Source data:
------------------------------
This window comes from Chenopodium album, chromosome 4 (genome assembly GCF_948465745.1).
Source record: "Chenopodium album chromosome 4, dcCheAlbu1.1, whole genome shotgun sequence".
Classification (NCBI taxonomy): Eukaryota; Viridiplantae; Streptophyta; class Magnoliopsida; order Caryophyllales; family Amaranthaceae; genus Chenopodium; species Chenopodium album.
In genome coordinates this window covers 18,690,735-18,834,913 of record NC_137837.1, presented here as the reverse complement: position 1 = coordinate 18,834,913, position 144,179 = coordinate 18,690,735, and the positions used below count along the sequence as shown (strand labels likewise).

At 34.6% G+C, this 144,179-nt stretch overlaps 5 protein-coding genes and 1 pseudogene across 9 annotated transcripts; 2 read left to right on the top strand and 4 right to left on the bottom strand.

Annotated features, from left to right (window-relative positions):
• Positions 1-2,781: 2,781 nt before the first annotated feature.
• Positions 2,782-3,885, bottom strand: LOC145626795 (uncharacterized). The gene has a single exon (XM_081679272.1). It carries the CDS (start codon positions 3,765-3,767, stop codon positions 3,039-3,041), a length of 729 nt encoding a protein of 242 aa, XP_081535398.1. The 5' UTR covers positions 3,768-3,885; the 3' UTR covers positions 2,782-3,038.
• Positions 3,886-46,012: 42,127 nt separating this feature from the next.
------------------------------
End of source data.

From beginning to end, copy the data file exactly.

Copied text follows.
This window comes from Chenopodium album, chromosome 4 (genome assembly GCF_948465745.1).
Source record: "Chenopodium album chromosome 4, dcCheAlbu1.1, whole genome shotgun sequence".
Classification (NCBI taxonomy): Eukaryota; Viridiplantae; Streptophyta; class Magnoliopsida; order Caryophyllales; family Amaranthaceae; genus Chenopodium; species Chenopodium album.
In genome coordinates this window covers 18,690,735-18,834,913 of record NC_137837.1, presented here as the reverse complement: position 1 = coordinate 18,834,913, position 144,179 = coordinate 18,690,735, and the positions used below count along the sequence as shown (strand labels likewise).

At 34.6% G+C, this 144,179-nt stretch overlaps 5 protein-coding genes and 1 pseudogene across 9 annotated transcripts; 2 read left to right on the top strand and 4 right to left on the bottom strand.

Annotated features, from left to right (window-relative positions):
• Positions 1-2,781: 2,781 nt before the first annotated feature.
• Positions 2,782-3,885, bottom strand: LOC145626795 (uncharacterized). The gene has a single exon (XM_081679272.1). It carries the CDS (start codon positions 3,765-3,767, stop codon positions 3,039-3,041), a length of 729 nt encoding a protein of 242 aa, XP_081535398.1. The 5' UTR covers positions 3,768-3,885; the 3' UTR covers positions 2,782-3,038.
• Positions 3,886-46,012: 42,127 nt separating this feature from the next.